Browsing Clinical Oncology by Subjects
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Effectiveness of a home care nursing program in the symptom management of patients with colorectal and breast cancer receiving oral chemotherapy: a randomized, controlled trial.PURPOSE: To assess the effectiveness of a symptom-focused home care program in patients with cancer who were receiving oral chemotherapy in relation to toxicity levels, anxiety, depression, quality of life, and service utilization. PATIENTS AND METHODS: A randomized, controlled trial was carried out with 164 patients with a diagnosis of colorectal (n = 110) and breast (n = 54) cancers who were receiving oral capecitabine. Patients were randomly assigned to receive either a home care program by a nurse or standard care for 18 weeks (ie, six cycles of chemotherapy). Toxicity assessments were carried out weekly for the duration of the patients' participation in the trial, and validated self-report tools assessed anxiety, depression, and quality of life. RESULTS: Significant improvements were observed in the home care group in relation to the symptoms of oral mucositis, diarrhea, constipation, nausea, pain, fatigue (first four cycles), and insomnia (all P < .05). This improvement was most significant during the initial two cycles. Unplanned service utilization, particularly the number of inpatient days (57 v 167 days; P = .02), also was lower in the home care group. CONCLUSION: A symptom-focused home care program was able to assist patients to manage their treatment adverse effects more effectively than standard care. It is imperative that patients receiving oral chemotherapy are supported with such programs, particularly during initial treatment cycles, to improve their treatment and symptom experiences.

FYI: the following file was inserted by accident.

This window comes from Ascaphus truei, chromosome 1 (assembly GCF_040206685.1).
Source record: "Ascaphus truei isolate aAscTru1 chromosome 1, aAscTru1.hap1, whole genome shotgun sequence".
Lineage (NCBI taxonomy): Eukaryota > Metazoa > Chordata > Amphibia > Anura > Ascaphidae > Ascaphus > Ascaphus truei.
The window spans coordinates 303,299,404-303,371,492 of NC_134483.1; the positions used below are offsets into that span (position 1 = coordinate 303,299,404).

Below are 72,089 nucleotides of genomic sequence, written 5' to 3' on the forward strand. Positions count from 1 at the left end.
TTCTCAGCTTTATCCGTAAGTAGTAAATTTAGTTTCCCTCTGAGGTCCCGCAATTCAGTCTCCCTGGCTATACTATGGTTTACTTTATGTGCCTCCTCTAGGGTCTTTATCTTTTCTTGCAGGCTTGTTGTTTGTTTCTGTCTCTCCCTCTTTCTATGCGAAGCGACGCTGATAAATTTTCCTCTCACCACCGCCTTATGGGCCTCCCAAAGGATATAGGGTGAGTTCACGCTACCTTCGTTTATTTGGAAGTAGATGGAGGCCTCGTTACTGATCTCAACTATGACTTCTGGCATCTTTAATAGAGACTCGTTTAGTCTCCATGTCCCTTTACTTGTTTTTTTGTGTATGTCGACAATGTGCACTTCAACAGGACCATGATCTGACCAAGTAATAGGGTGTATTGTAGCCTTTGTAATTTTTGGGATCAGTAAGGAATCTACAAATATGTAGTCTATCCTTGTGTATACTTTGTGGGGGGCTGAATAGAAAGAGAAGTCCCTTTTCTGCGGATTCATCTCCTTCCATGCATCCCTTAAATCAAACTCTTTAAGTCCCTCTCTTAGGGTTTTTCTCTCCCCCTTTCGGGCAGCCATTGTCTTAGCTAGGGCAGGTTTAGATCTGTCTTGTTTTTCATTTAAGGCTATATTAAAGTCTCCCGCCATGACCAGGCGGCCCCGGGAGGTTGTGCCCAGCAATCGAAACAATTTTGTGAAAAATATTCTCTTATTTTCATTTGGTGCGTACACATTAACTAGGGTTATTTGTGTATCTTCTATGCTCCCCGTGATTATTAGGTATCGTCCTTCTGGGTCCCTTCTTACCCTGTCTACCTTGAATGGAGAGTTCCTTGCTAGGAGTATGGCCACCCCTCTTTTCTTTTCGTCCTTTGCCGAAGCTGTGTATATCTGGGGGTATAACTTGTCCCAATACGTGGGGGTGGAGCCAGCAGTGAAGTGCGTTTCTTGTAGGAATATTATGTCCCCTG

EXTRA--a multicenter phase II study of chemoradiation using a 5 day per week oral regimen of capecitabine and intravenous mitomycin C in anal cancer.PURPOSE: 5-Fluorouracil (5-FU) + mitomycin C (MMC)-based chemoradiotherapy is standard treatment for patients with epidermoid anal carcinoma. Clinical trials in other cancers have confirmed 5-FU can successfully be replaced by the oral fluoropyrimidine capecitabine. This phase II trial aimed to determine the feasibility, toxicity, and efficacy of capecitabine, MMC and radiotherapy (RT) in anal cancer patients. METHODS AND MATERIALS: Radiotherapy comprised the schedule of the UK Anal Cancer Trial (ACT) II trial (50.4 Gy in 28 fractions of 1.8 Gy). With MMC (12 mg/m2) on Day 1 and capecitabine on each RT treatment day in two divided doses (825 mg/m2 b.i.d). The endpoints were complete response at 4 weeks, local control at 6 months and toxicity. RESULTS: Thirty-one patients entered the trial. The median age was 61 years (range 45-86) with 14 males and 17 females. Compliance with chemotherapy with no dose interruptions or delays was 68%, and with RT was 81%. Eighteen (58%) patients completed both modalities of treatment as planned. Dose-limiting Grade 3 or 4 diarrhea was seen in 1 of 31 patients. Three patients experienced Grade 3 neutropenia. There were no treatment-related deaths. Four weeks following completion of chemoradiation, 24 patients (77%) had a complete clinical response, and 4 (16%) a partial response. With a median follow-up of 14 months, three locoregional relapses occurred. CONCLUSIONS: Capecitabine with MMC and RT in with patients anal carcinoma is well tolerated, with minimal toxicity and acceptable compliance. We recommend testing this schedule in future national Phase III studies in anal cancer.